(2)Where the dangerous weapon in respect of which the offence was committed is a weapon to which section 141 or 141A of the Criminal Justice Act 1988 (specified offensive weapons, knives and bladed weapons) applies, the offender shall be liable, on conviction on indictment, to imprisonment for a term not exceeding 4 years or to a fine, or to both.

(3)Where—

(a)at the time of the offence, the offender was aged 16 or over, and

(b)the dangerous weapon in respect of which the offence was committed was a firearm mentioned in section 5(1)(a) to (af) or (c) or section 5(1A)(a) of the 1968 Act (firearms possession of which attracts a minimum sentence),

the offender shall be liable, on conviction on indictment, to imprisonment for a term not exceeding 10 years or to a fine, or to both.

(4)On a conviction in England and Wales, where—

(a)subsection (3) applies, and

(b)the offender is aged 18 or over at the time of conviction,

the court must impose (with or without a fine) a term of imprisonment of not less than 5 years, unless it is of the opinion that there are exceptional circumstances relating to the offence or to the offender which justify its not doing so.

(5)In relation to times before the commencement of paragraph 180 of Schedule 7 to the Criminal Justice and Court Services Act 2000 (c. 43), the reference in subsection (4) to a sentence of imprisonment, in relation to an offender aged under 21 at the time of conviction, is to be read as a reference to a sentence of detention in a young offender institution.

(6)On a conviction in England and Wales, where—

(a)subsection (3) applies, and

(b)the offender is aged under 18 at the time of conviction,

the court must impose (with or without a fine) a term of detention under section 91 of the Powers of Criminal Courts (Sentencing) Act 2000 (c. 6) of not less than 3 years, unless it is of the opinion that there are exceptional circumstances relating to the offence or to the offender which justify its not doing so.

(7)On a conviction in Scotland, where—

(a)subsection (3) applies, and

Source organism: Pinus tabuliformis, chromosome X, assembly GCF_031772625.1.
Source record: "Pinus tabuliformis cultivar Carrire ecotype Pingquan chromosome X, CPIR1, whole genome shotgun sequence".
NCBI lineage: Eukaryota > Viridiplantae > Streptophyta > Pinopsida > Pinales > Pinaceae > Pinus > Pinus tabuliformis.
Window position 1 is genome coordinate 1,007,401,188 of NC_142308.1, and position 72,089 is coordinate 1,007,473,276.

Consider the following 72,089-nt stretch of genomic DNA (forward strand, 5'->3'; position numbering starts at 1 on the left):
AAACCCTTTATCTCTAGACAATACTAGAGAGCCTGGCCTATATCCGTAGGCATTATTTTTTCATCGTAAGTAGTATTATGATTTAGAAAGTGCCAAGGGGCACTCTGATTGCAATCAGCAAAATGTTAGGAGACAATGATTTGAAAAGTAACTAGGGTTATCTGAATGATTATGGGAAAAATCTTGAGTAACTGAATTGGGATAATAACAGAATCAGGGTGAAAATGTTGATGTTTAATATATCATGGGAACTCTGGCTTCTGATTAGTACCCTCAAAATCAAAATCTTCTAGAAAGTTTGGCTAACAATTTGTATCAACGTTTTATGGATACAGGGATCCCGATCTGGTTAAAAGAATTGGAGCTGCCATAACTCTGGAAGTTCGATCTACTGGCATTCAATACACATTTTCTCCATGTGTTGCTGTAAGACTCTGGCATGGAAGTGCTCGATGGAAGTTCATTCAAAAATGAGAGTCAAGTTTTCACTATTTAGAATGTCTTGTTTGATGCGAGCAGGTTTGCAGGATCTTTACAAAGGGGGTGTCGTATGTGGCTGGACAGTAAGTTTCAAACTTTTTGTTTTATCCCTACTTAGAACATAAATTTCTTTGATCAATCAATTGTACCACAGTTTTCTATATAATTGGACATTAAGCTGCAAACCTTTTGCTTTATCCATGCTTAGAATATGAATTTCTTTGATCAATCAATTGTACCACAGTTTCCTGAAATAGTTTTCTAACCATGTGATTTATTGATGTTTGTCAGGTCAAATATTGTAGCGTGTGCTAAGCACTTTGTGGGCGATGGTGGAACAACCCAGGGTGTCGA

(b)the offender is aged 21 or over at the time of conviction,

the court must impose (with or without a fine) a sentence of imprisonment of not less than 5 years, unless it is of the opinion that there are exceptional circumstances relating to the offence or to the offender which justify its not doing so.

(8)On a conviction in Scotland, where—

(a)subsection (3) applies, and

(b)the offender is aged under 21 at the time of conviction and is not a person in whose case subsection (9) applies,

the court must impose (with or without a fine) a sentence of detention under section 207 of the Criminal Procedure (Scotland) Act 1995 (c. 46) of not less than 3 years, unless it is of the opinion that there are exceptional circumstances relating to the offence or to the offender which justify its not doing so.

(9)On a conviction in Scotland, where—

(a)subsection (3) applies, and

(b)the offender is, at the time of conviction, both aged under 18 and subject to a supervision requirement,

the court must impose (with or without a fine) a sentence of detention under section 208 of the Criminal Procedure (Scotland) Act 1995 of not less than 3 years, unless it is of the opinion that there are exceptional circumstances relating to the offence or to the offender which justify its not doing so.

(10)In any case not mentioned in subsection (2) or (3), the offender shall be liable, on conviction on indictment, to imprisonment for a term not exceeding 5 years or to a fine, or to both.

(11)Where—

(a)a court is considering for the purposes of sentencing the seriousness of an offence under section 28, and

(b)at the time of the offence the offender was aged 18 or over and the person used to look after, hide or transport the weapon was not,